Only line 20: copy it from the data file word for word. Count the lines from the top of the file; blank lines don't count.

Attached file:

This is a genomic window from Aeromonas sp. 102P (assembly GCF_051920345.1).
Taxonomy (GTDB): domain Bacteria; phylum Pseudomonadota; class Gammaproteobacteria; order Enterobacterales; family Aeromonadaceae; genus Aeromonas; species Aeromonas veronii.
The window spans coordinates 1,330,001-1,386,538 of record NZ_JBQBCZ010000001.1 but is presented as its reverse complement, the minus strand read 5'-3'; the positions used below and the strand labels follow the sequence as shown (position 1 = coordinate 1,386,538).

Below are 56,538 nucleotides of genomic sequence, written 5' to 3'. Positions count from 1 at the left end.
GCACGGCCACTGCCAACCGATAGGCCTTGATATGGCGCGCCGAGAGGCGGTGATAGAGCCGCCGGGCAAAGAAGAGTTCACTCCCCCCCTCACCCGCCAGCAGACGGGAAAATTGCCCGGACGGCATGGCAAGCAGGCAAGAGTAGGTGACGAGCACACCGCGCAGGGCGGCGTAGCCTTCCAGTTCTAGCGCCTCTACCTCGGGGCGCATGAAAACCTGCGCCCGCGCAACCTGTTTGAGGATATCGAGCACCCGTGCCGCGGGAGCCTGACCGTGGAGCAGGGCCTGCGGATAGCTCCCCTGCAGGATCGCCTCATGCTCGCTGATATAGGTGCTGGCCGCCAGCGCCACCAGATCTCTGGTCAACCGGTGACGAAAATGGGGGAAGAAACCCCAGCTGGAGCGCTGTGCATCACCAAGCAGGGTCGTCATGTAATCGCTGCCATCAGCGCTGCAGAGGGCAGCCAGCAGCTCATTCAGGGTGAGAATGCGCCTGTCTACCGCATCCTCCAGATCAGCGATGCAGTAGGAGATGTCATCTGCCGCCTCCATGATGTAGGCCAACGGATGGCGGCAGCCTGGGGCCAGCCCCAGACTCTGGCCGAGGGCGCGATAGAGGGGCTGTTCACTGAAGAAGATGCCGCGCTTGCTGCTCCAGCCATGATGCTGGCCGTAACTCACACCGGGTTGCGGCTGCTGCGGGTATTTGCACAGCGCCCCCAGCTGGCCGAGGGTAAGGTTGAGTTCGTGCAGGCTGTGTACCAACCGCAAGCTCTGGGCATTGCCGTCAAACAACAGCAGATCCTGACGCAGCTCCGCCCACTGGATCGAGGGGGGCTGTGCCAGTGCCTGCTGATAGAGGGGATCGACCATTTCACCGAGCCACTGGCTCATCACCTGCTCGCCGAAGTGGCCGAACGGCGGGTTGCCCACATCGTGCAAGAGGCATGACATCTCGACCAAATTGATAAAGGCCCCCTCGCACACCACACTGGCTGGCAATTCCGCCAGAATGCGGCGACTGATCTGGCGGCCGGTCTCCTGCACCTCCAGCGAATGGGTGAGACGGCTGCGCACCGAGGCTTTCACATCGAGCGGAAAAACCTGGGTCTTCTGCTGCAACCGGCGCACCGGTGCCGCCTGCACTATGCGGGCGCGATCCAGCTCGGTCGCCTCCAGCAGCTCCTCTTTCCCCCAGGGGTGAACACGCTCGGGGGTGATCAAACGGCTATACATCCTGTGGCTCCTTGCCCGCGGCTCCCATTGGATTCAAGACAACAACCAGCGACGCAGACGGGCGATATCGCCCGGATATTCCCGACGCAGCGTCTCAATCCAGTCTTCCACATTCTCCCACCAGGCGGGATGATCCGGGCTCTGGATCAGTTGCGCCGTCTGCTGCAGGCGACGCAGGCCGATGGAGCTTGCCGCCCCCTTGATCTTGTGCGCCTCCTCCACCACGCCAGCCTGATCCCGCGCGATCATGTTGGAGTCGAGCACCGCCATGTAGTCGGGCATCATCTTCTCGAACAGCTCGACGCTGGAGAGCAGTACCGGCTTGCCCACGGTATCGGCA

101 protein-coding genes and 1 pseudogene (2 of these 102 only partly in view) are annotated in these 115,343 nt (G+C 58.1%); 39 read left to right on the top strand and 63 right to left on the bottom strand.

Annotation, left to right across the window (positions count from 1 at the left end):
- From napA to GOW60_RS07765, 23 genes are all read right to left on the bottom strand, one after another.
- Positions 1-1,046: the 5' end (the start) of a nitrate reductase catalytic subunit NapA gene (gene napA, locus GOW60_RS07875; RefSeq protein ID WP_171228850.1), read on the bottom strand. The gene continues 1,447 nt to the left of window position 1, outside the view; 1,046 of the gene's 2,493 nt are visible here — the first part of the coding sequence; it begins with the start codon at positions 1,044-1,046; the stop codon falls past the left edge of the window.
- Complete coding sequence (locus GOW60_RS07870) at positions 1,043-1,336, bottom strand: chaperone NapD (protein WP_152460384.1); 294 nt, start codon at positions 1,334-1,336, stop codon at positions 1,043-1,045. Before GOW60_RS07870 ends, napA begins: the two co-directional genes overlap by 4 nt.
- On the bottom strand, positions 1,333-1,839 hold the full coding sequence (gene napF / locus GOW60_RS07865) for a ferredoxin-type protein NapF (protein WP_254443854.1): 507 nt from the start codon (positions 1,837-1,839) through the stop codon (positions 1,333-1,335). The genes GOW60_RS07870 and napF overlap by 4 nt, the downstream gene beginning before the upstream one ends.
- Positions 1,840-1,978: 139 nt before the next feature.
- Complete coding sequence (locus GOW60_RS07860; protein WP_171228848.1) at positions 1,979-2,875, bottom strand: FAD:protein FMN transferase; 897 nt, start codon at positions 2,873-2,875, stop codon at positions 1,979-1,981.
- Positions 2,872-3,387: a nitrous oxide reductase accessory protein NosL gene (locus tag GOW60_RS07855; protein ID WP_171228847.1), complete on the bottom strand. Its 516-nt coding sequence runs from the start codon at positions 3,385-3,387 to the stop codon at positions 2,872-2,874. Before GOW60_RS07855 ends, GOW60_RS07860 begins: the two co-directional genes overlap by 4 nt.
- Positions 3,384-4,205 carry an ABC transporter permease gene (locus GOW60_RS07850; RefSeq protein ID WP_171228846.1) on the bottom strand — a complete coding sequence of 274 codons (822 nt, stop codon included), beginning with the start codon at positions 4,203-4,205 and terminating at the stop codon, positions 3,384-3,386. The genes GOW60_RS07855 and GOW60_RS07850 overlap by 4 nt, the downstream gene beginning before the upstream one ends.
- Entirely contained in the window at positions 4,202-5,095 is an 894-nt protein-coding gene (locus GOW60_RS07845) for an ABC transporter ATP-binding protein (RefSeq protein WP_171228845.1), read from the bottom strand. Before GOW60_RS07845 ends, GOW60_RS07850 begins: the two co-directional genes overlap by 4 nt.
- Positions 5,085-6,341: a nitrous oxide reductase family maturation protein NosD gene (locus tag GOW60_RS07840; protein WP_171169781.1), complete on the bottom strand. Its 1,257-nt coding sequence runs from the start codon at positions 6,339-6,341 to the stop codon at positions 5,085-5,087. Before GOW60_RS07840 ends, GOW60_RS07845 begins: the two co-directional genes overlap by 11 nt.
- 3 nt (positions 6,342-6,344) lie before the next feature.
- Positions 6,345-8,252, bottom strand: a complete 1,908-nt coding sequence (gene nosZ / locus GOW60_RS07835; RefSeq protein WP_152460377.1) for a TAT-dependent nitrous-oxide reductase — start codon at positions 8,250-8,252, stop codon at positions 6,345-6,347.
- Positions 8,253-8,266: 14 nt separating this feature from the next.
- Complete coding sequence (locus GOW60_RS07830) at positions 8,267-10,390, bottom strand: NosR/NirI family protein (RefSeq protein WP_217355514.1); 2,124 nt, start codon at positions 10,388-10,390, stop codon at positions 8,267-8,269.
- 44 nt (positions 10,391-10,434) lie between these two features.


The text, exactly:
- Positions 8,253-8,266: 14 nt separating this feature from the next.